Infectivity assays of human rhinovirus-A and -B serotypes

Wai Ming Lee, Yin Chen, Wensheng Wang, Anne Mosser

Research output: Contribution to journalArticlepeer-review

9 Scopus citations


Infectivity is a fundamental property of viral pathogens such as human rhinoviruses (HRVs). This chapter describes two methods for measuring the infectivity of HRV-A and -B serotypes: end point dilution (TCID50) assay and plaque assay. End point dilution assay is a quantal, not quantitative, assay that determines the dilution of the sample at which 50% of the aliquots have infectious virus. It can be used for all the HRV-A and -B serotypes and related clinical isolates that grow in cell culture and induce cytopathic effect (CPE), degenerative changes in cells that are visible under a microscope. Plaque assay is a quantitative assay that determines the number of infectious units of a virus in a sample. After an infectious unit of virus infects one cell, the infected cell produces progeny viruses that then infect and kill a circle of adjacent cells. This circle of dead cells detaches from the dish and thus leaves a clear hole in a cell monolayer. Plaque assay works only for HeLa-adapted HRV-A and -B serotypes that can make visible plaques on the cell monolayer. Currently the end point dilution assay and plaque assay have not been developed for the newly discovered HRV-C.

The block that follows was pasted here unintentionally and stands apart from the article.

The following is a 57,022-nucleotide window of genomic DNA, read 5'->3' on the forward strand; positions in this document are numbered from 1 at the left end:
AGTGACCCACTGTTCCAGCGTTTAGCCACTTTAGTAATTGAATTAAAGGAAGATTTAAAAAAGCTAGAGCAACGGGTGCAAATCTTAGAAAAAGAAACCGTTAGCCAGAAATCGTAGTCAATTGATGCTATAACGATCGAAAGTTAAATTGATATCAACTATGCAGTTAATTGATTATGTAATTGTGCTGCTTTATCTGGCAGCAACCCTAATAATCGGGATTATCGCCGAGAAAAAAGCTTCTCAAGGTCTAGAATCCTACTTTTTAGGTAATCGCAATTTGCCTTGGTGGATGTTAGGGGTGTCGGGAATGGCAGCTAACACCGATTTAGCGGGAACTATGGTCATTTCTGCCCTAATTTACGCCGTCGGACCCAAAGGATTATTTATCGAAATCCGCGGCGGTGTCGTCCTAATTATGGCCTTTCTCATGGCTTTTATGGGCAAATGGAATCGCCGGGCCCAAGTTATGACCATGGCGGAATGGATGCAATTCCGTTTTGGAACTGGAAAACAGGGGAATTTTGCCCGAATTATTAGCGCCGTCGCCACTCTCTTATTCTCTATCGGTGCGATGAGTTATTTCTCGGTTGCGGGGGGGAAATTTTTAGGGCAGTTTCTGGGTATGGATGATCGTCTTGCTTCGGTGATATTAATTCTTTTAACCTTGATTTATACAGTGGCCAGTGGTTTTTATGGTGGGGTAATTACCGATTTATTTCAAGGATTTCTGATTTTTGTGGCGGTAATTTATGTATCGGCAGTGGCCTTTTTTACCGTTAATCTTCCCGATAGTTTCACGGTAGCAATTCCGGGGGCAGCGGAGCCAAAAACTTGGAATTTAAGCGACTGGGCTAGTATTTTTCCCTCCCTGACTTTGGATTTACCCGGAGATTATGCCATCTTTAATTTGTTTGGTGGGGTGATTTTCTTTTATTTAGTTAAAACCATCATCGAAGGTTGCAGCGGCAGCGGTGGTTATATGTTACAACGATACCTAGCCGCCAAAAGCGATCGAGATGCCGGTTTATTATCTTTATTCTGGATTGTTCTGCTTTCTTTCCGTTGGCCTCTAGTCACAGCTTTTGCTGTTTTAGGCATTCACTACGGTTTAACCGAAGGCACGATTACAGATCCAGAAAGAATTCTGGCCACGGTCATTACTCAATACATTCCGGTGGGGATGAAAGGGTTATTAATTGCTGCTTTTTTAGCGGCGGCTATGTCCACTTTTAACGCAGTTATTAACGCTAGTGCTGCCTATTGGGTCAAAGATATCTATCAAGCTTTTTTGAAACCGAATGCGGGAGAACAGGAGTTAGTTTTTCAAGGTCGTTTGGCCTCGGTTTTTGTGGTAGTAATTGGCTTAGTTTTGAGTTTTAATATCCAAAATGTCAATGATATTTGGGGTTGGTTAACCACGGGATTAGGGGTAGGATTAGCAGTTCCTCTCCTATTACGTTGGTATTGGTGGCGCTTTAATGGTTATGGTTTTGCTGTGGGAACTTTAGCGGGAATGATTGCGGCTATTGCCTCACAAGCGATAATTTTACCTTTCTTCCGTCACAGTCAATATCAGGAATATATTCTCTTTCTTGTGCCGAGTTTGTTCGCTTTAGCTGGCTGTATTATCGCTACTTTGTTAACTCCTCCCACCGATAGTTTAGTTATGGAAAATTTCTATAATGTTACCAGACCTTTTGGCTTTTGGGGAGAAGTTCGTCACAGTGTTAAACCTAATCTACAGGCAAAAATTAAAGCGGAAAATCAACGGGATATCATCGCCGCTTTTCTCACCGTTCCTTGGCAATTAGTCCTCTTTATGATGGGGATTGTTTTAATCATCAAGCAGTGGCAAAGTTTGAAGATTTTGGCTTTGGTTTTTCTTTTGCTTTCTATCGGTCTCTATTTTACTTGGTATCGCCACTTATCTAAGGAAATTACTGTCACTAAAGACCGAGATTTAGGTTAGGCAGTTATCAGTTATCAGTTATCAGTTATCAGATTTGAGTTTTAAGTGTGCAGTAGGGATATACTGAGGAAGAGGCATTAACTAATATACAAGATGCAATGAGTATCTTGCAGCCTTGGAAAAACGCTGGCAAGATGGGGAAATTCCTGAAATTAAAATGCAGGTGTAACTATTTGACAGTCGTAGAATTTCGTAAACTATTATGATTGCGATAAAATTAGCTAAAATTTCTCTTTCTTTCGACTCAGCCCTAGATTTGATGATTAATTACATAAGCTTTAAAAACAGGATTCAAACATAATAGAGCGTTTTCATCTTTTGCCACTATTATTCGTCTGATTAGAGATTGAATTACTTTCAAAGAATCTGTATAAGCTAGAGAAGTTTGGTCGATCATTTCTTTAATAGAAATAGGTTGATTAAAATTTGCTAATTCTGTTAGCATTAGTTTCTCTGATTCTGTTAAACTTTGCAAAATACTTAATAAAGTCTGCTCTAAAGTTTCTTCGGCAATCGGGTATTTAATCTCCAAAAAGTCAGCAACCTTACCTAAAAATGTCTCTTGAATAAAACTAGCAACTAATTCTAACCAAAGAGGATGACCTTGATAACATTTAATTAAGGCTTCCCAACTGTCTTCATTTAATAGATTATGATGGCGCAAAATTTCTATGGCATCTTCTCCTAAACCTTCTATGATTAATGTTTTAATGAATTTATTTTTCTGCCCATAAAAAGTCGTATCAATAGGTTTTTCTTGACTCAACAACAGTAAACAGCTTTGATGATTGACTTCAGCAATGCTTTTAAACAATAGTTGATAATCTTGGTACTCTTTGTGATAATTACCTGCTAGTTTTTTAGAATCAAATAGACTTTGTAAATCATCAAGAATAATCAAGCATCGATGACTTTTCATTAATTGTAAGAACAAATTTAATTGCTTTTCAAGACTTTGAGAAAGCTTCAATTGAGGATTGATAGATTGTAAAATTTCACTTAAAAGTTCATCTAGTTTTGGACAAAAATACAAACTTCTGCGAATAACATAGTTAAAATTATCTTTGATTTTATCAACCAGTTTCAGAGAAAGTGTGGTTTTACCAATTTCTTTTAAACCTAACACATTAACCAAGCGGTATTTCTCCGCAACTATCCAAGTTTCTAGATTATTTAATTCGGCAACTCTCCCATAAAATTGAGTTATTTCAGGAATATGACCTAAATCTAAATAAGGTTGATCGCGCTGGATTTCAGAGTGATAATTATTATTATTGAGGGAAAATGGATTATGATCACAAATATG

Original languageEnglish (US)
Pages (from-to)71-81
Number of pages11
JournalMethods in Molecular Biology
StatePublished - 2015


  • End point dilution
  • HeLa cells
  • Infectivity
  • MRC-5
  • PFU
  • Plaque assay
  • TCID

ASJC Scopus subject areas

  • Molecular Biology
  • Genetics


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